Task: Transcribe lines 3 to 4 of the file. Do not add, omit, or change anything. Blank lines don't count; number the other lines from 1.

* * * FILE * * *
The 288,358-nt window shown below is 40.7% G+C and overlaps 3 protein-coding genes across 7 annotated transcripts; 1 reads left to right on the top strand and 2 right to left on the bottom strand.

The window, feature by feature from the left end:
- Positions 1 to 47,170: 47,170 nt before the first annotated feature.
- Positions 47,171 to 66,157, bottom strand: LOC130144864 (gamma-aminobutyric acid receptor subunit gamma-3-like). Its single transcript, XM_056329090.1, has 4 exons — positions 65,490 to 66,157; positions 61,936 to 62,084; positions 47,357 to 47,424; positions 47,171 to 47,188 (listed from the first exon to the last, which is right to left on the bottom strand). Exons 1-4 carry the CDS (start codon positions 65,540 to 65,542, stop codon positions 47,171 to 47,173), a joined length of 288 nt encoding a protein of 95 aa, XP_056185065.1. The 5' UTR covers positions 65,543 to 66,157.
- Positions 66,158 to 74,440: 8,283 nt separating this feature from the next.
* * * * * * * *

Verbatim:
- Positions 1 to 47,170: 47,170 nt before the first annotated feature.
- Positions 47,171 to 66,157, bottom strand: LOC130144864 (gamma-aminobutyric acid receptor subunit gamma-3-like). Its single transcript, XM_056329090.1, has 4 exons — positions 65,490 to 66,157; positions 61,936 to 62,084; positions 47,357 to 47,424; positions 47,171 to 47,188 (listed from the first exon to the last, which is right to left on the bottom strand). Exons 1-4 carry the CDS (start codon positions 65,540 to 65,542, stop codon positions 47,171 to 47,173), a joined length of 288 nt encoding a protein of 95 aa, XP_056185065.1. The 5' UTR covers positions 65,543 to 66,157.